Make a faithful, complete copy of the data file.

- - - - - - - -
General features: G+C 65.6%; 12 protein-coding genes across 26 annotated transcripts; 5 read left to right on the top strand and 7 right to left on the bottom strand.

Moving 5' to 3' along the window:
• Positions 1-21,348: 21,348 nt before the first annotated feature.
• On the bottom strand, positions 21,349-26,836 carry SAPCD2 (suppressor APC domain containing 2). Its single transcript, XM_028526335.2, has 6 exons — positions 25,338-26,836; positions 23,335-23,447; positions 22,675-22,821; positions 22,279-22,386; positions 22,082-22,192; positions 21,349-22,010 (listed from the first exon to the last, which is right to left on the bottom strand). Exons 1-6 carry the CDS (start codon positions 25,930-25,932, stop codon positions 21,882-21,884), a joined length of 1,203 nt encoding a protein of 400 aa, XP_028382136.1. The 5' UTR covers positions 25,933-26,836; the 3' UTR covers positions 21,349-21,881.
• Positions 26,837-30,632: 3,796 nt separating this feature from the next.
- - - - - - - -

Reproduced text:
General features: G+C 65.6%; 12 protein-coding genes across 26 annotated transcripts; 5 read left to right on the top strand and 7 right to left on the bottom strand.

Moving 5' to 3' along the window:
• Positions 1-21,348: 21,348 nt before the first annotated feature.
• On the bottom strand, positions 21,349-26,836 carry SAPCD2 (suppressor APC domain containing 2). Its single transcript, XM_028526335.2, has 6 exons — positions 25,338-26,836; positions 23,335-23,447; positions 22,675-22,821; positions 22,279-22,386; positions 22,082-22,192; positions 21,349-22,010 (listed from the first exon to the last, which is right to left on the bottom strand). Exons 1-6 carry the CDS (start codon positions 25,930-25,932, stop codon positions 21,882-21,884), a joined length of 1,203 nt encoding a protein of 400 aa, XP_028382136.1. The 5' UTR covers positions 25,933-26,836; the 3' UTR covers positions 21,349-21,881.
• Positions 26,837-30,632: 3,796 nt separating this feature from the next.